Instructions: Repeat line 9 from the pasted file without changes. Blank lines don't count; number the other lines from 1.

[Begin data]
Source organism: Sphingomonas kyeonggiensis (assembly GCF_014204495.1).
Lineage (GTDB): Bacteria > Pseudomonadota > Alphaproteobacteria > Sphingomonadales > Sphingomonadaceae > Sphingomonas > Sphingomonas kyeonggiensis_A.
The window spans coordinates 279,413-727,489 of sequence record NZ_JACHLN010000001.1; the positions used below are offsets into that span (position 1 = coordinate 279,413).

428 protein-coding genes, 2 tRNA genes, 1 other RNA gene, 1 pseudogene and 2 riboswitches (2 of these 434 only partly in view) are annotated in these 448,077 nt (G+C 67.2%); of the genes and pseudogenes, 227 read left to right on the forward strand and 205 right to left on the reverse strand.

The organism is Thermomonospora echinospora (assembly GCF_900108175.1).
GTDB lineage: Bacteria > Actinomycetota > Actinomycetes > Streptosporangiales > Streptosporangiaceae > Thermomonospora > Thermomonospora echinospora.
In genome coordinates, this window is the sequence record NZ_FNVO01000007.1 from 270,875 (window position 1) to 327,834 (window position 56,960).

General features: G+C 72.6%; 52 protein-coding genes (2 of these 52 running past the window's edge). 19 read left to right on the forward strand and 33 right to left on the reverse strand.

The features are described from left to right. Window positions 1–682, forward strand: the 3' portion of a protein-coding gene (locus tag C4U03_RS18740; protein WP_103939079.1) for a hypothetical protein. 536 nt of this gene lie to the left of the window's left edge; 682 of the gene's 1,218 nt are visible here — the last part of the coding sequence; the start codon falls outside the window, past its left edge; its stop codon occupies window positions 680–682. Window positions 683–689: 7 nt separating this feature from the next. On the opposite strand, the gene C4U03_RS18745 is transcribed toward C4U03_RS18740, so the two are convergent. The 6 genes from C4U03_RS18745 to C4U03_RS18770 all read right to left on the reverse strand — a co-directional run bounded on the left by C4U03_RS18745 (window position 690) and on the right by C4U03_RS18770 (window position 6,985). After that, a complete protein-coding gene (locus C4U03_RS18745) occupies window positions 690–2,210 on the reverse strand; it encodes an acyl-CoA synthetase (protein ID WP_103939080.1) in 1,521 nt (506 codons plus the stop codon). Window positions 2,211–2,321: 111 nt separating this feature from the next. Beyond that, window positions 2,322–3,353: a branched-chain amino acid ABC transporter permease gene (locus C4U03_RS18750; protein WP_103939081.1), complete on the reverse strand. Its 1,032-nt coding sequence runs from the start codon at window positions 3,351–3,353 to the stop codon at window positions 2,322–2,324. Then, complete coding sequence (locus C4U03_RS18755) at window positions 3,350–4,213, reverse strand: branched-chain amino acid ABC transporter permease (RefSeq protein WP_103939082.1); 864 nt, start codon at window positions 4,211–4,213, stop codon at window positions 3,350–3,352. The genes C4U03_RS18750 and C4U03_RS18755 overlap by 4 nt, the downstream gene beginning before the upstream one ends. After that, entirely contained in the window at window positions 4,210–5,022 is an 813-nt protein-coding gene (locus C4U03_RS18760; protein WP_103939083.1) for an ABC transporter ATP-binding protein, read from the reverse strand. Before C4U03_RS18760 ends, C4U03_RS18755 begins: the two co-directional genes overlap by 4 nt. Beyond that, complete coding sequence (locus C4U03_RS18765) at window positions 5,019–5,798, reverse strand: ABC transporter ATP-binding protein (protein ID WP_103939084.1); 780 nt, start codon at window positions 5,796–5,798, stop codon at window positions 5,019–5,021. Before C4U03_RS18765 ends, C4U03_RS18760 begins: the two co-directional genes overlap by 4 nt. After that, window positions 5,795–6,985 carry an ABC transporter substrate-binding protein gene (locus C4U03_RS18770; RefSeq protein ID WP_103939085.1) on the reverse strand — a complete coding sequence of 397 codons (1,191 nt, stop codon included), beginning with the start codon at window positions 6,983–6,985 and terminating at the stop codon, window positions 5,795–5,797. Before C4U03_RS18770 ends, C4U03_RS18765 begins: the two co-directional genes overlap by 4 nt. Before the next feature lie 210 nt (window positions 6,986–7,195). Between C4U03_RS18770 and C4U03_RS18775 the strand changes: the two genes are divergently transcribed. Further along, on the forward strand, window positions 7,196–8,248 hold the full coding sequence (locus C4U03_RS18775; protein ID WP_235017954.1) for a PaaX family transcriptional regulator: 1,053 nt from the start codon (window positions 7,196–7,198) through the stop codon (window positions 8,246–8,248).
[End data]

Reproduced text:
The features are described from left to right. Window positions 1–682, forward strand: the 3' portion of a protein-coding gene (locus tag C4U03_RS18740; protein WP_103939079.1) for a hypothetical protein. 536 nt of this gene lie to the left of the window's left edge; 682 of the gene's 1,218 nt are visible here — the last part of the coding sequence; the start codon falls outside the window, past its left edge; its stop codon occupies window positions 680–682. Window positions 683–689: 7 nt separating this feature from the next. On the opposite strand, the gene C4U03_RS18745 is transcribed toward C4U03_RS18740, so the two are convergent. The 6 genes from C4U03_RS18745 to C4U03_RS18770 all read right to left on the reverse strand — a co-directional run bounded on the left by C4U03_RS18745 (window position 690) and on the right by C4U03_RS18770 (window position 6,985). After that, a complete protein-coding gene (locus C4U03_RS18745) occupies window positions 690–2,210 on the reverse strand; it encodes an acyl-CoA synthetase (protein ID WP_103939080.1) in 1,521 nt (506 codons plus the stop codon). Window positions 2,211–2,321: 111 nt separating this feature from the next. Beyond that, window positions 2,322–3,353: a branched-chain amino acid ABC transporter permease gene (locus C4U03_RS18750; protein WP_103939081.1), complete on the reverse strand. Its 1,032-nt coding sequence runs from the start codon at window positions 3,351–3,353 to the stop codon at window positions 2,322–2,324. Then, complete coding sequence (locus C4U03_RS18755) at window positions 3,350–4,213, reverse strand: branched-chain amino acid ABC transporter permease (RefSeq protein WP_103939082.1); 864 nt, start codon at window positions 4,211–4,213, stop codon at window positions 3,350–3,352. The genes C4U03_RS18750 and C4U03_RS18755 overlap by 4 nt, the downstream gene beginning before the upstream one ends. After that, entirely contained in the window at window positions 4,210–5,022 is an 813-nt protein-coding gene (locus C4U03_RS18760; protein WP_103939083.1) for an ABC transporter ATP-binding protein, read from the reverse strand. Before C4U03_RS18760 ends, C4U03_RS18755 begins: the two co-directional genes overlap by 4 nt. Beyond that, complete coding sequence (locus C4U03_RS18765) at window positions 5,019–5,798, reverse strand: ABC transporter ATP-binding protein (protein ID WP_103939084.1); 780 nt, start codon at window positions 5,796–5,798, stop codon at window positions 5,019–5,021. Before C4U03_RS18765 ends, C4U03_RS18760 begins: the two co-directional genes overlap by 4 nt. After that, window positions 5,795–6,985 carry an ABC transporter substrate-binding protein gene (locus C4U03_RS18770; RefSeq protein ID WP_103939085.1) on the reverse strand — a complete coding sequence of 397 codons (1,191 nt, stop codon included), beginning with the start codon at window positions 6,983–6,985 and terminating at the stop codon, window positions 5,795–5,797. Before C4U03_RS18770 ends, C4U03_RS18765 begins: the two co-directional genes overlap by 4 nt. Before the next feature lie 210 nt (window positions 6,986–7,195). Between C4U03_RS18770 and C4U03_RS18775 the strand changes: the two genes are divergently transcribed. Further along, on the forward strand, window positions 7,196–8,248 hold the full coding sequence (locus C4U03_RS18775; protein ID WP_235017954.1) for a PaaX family transcriptional regulator: 1,053 nt from the start codon (window positions 7,196–7,198) through the stop codon (window positions 8,246–8,248).